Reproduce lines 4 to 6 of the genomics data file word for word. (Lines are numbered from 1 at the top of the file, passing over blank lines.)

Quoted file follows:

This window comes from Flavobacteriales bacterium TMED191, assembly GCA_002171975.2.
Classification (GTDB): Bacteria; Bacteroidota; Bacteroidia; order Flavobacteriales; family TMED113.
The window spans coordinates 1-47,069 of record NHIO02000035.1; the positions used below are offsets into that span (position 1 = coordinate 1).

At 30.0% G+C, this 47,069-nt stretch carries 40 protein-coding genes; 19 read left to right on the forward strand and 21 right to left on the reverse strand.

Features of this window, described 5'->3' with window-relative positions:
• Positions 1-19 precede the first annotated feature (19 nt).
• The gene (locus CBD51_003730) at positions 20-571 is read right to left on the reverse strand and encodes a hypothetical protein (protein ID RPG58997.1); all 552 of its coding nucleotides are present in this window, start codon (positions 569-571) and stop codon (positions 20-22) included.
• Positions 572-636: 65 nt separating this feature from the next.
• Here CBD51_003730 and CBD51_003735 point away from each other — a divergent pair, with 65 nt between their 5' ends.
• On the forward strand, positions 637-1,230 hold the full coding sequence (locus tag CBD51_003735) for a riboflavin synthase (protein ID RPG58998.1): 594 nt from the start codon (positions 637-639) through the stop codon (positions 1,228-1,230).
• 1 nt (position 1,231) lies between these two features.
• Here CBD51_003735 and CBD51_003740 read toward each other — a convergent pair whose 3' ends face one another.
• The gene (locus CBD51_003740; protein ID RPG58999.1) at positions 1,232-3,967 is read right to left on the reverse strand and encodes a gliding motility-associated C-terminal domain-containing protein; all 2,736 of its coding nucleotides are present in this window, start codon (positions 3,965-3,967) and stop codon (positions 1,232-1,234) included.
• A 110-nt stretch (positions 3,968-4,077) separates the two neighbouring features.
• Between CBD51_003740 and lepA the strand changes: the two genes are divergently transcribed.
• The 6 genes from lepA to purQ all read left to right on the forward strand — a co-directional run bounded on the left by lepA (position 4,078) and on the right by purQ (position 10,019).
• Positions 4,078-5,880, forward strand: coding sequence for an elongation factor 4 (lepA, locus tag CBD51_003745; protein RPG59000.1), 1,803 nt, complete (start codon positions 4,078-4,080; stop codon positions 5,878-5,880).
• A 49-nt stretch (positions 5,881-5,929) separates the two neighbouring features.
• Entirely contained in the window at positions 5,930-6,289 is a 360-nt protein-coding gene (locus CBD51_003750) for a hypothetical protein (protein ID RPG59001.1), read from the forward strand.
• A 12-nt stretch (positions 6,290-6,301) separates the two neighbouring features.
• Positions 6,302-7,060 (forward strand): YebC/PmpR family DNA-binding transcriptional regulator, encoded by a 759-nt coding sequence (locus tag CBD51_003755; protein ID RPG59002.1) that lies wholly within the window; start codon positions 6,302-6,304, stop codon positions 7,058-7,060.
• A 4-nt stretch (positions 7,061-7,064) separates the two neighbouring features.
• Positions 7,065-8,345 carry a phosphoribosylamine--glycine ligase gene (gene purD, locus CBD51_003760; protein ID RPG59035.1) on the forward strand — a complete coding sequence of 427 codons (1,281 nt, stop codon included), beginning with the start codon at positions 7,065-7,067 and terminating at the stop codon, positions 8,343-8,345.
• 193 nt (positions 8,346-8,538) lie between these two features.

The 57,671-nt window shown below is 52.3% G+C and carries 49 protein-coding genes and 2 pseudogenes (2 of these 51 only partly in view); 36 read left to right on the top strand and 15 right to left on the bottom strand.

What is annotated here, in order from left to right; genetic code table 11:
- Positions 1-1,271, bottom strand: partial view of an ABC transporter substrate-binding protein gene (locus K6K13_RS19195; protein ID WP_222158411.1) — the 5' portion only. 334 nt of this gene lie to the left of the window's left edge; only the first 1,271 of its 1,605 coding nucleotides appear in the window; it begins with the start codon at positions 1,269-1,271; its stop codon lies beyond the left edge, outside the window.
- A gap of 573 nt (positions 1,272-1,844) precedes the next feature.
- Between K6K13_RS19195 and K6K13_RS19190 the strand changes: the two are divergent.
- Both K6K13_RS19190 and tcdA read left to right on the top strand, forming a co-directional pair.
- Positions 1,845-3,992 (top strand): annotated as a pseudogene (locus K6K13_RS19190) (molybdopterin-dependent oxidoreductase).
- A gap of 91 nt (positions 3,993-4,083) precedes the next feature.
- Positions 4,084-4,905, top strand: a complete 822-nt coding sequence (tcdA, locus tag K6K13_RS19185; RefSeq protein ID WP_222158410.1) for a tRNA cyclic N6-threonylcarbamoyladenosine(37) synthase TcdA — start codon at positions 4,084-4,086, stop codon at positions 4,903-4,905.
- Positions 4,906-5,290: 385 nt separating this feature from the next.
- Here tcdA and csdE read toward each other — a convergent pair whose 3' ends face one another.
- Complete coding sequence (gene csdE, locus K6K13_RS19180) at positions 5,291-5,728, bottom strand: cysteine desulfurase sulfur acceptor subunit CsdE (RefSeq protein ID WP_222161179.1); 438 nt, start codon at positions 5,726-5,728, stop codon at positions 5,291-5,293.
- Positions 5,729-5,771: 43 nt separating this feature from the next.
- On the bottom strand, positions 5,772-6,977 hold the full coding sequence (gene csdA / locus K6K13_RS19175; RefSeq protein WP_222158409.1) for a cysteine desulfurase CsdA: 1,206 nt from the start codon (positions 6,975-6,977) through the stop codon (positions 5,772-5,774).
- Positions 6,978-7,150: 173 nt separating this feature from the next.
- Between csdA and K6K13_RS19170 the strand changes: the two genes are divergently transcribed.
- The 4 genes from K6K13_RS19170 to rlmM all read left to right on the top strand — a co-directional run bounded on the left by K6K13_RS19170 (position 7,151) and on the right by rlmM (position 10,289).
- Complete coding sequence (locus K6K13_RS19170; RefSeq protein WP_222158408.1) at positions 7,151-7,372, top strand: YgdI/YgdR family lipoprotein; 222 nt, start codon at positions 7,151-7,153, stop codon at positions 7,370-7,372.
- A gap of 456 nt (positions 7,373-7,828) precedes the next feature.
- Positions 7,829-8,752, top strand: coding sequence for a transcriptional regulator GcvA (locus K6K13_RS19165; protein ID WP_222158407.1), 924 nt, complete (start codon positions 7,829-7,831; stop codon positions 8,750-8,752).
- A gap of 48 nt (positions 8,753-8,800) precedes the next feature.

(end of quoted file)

At 30.0% G+C, this 47,069-nt stretch carries 40 protein-coding genes; 19 read left to right on the forward strand and 21 right to left on the reverse strand.

Features of this window, described 5'->3' with window-relative positions:
• Positions 1-19 precede the first annotated feature (19 nt).